Thursday, January 31, 2008

Concurrent Parshios

Parashas Mishpatim

Zoveach laelohim yacharam bilti lעHashem l'vado ... one who offers to other gods shall be destroyed, one may only [offer] to G-d alone (Shemos 22:19)

There are many methods of categorizing the mitzvot of the Torah: e.g., mitzvos aseh and lo sa’aseh [mitzvos requiring an action or refraining from an action] or bein adam laMakom and bein adam l’chaveiro [between man and G-d and between man and man]. Mitzvos can also be categorized by type. Rav Hirsch refers to three divisions: eidos - ritual mitzvos like taking the lulav and esrog on Sukkos or eating matzah on Pesach - chukim - mitzvos that are ordained by G-d and whose reason is untenable - e.g., parah adumah [the red heifer] or sha’atnez [the prohibition of mixing linen and wool] - and mishpatim - mitzvos necessary for society to function smoothly [e.g., the prohibition of stealing, murder, incest or returning lost objects]. Often, we find entire parshios of the Torah dealing with one area of mitzvos; e.g., our parashah, parashas Kedoshim in Sefer Vayikra, and parashas Shoftim and Ki Tetzeh in Sefer Devarim deal primarily with the area of mitzvos that enable society to govern itself. While there are other subjects that are also presented, there is usually some kind of clear delineation between the areas.

For example, in this week’s parashah, the Torah deals with the laws governing servants, maidservants, murder, accidental death, kidnapping, inflicting injury directly or through one’s property, theft, witchcraft, bestiality, the mitzvah quoted at the beginning of this essay, the proper treatment of converts, collections of loans et al. The Talmud, in a different context, questions whether the juxtaposition of seemingly unrelated laws has any halachic significance and offers a difference of opinion as to whether concurrence of subjects is only significant in Sefer Devarim or has meaning everywhere in the Torah. However, even the opinion that semuchim - juxtaposition of subjects - is only significant in Devarim would agree that this limitation is only in terms of deriving halachot from one area to another by use of hekesh. All would agree that the Torah must have had some reason for the connection between concurrent teachings organized in a single chapter. For example, while the law forbidding witchcraft and the law forbidding bestiality may not share common halachot, the prohibitions themselves are clearly related and it is thus logical why they are taught in one parashah.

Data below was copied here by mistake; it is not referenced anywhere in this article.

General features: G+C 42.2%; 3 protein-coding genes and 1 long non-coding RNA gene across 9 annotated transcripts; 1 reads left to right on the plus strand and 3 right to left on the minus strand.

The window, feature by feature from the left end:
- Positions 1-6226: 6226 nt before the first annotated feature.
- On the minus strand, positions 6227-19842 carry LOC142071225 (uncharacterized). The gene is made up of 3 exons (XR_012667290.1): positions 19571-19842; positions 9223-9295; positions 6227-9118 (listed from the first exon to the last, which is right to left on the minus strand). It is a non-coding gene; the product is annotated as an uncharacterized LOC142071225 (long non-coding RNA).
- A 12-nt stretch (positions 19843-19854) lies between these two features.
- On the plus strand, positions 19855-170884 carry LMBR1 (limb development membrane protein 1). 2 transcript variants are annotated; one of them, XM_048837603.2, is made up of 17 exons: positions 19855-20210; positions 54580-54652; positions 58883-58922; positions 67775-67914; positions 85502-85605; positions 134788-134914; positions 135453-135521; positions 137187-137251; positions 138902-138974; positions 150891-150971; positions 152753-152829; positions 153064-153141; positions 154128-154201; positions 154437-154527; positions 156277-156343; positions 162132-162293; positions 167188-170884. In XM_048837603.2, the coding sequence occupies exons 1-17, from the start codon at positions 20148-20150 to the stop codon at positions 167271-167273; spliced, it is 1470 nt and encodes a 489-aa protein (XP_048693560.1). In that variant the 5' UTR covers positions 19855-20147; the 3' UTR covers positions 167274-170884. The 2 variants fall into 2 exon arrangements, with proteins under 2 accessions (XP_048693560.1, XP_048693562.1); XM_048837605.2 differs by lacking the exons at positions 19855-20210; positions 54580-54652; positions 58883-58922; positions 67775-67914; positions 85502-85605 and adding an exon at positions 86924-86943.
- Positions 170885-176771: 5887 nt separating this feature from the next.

However, it is somewhat difficult to understand the connection between the mitzvah of not offering sacrifices to g-ds other than Hashem to the mitzvos that follow of not causing distress to a convert, to a widow or to an orphan. The relationship between the latter three is fairly obvious; each of them has no one to protect their interests and as such, G-d takes special interest in their welfare. Idolatry, however, seems to be totally unrelated to this subject and could have been more logically brought in connection to the mitzvoth of Elokim lo s’kallel venasi b’amcha lo sa’or - You shall not demean Hashem and a prince among your nation you shall not curse (ibid. 22:27).

Ibn Ezra explains that the prohibition of serving idolatry is addressed here to the converts mentioned in the next verse; i.e., you are welcome to join the nation provided that you renounce your ties to other gods. Chizkuni supports this by noting that both witchcraft and bestiality, mentioned beforehand, are attributes of the nations of Canaan , the people most likely to want to convert so as to avoid banishment from their lands or death if they fought.

Ramban strongly rejects this and writes that the reference here is to the Celestial angels who are referred to as Elokim (see Tehillim 86:8) or Eilim (see Shemos 15:11). In his view it is easy to mistake G-d’s powers [the angels] for G-d Himself and make them the object of our worship. We do so because we want to create a G-d with whom we are comfortable, making Him in the image that fits our needs. We prefer a G-d whose vision is limited to the areas where we are not afraid to have our actions exposed. If He is also watching over the converts, widows and orphans, it means that He is Omnipresent and not subject to our whims. This is the essence of the structure of Jewish living and is thus very much at home in this parashah.

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